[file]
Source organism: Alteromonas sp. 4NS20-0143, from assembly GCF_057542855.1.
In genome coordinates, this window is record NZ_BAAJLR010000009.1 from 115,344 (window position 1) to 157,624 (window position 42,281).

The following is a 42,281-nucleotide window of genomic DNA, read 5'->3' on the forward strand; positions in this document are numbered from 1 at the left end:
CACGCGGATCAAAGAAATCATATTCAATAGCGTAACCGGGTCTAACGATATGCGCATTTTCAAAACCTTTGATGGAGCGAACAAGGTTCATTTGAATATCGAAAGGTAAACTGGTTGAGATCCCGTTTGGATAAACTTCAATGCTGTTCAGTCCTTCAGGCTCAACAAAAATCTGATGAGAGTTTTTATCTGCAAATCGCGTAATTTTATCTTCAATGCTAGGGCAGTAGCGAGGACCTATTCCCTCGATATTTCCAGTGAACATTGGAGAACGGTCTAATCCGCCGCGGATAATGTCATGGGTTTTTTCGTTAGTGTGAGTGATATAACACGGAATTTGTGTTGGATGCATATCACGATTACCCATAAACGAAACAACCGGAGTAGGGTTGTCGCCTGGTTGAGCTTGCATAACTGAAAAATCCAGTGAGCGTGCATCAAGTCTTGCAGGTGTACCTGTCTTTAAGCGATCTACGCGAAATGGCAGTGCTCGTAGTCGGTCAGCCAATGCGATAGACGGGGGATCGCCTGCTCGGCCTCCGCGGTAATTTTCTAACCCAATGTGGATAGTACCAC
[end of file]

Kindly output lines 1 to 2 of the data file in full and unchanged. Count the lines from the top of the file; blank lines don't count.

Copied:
Source organism: Alteromonas sp. 4NS20-0143, from assembly GCF_057542855.1.
In genome coordinates, this window is record NZ_BAAJLR010000009.1 from 115,344 (window position 1) to 157,624 (window position 42,281).